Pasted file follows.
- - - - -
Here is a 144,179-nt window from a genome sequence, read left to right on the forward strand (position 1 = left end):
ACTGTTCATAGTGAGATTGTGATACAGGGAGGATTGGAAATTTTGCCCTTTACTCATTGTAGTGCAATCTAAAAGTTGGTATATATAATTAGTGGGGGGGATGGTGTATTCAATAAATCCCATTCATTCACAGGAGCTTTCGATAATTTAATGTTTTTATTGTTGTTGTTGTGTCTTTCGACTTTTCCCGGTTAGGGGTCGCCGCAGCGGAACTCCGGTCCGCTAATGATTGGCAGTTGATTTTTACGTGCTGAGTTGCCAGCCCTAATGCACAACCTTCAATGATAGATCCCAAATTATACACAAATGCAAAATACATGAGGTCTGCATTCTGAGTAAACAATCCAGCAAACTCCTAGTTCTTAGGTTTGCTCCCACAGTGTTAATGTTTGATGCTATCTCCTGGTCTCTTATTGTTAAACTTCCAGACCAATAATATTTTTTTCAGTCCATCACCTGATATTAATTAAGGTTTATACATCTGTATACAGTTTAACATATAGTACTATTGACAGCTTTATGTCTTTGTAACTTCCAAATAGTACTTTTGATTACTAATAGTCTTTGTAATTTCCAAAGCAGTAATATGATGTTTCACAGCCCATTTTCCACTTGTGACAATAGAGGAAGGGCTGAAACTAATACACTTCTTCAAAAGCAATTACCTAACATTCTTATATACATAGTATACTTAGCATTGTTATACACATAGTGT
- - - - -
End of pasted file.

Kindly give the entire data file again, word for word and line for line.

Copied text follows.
Here is a 144,179-nt window from a genome sequence, read left to right on the forward strand (position 1 = left end):
ACTGTTCATAGTGAGATTGTGATACAGGGAGGATTGGAAATTTTGCCCTTTACTCATTGTAGTGCAATCTAAAAGTTGGTATATATAATTAGTGGGGGGGATGGTGTATTCAATAAATCCCATTCATTCACAGGAGCTTTCGATAATTTAATGTTTTTATTGTTGTTGTTGTGTCTTTCGACTTTTCCCGGTTAGGGGTCGCCGCAGCGGAACTCCGGTCCGCTAATGATTGGCAGTTGATTTTTACGTGCTGAGTTGCCAGCCCTAATGCACAACCTTCAATGATAGATCCCAAATTATACACAAATGCAAAATACATGAGGTCTGCATTCTGAGTAAACAATCCAGCAAACTCCTAGTTCTTAGGTTTGCTCCCACAGTGTTAATGTTTGATGCTATCTCCTGGTCTCTTATTGTTAAACTTCCAGACCAATAATATTTTTTTCAGTCCATCACCTGATATTAATTAAGGTTTATACATCTGTATACAGTTTAACATATAGTACTATTGACAGCTTTATGTCTTTGTAACTTCCAAATAGTACTTTTGATTACTAATAGTCTTTGTAATTTCCAAAGCAGTAATATGATGTTTCACAGCCCATTTTCCACTTGTGACAATAGAGGAAGGGCTGAAACTAATACACTTCTTCAAAAGCAATTACCTAACATTCTTATATACATAGTATACTTAGCATTGTTATACACATAGTGT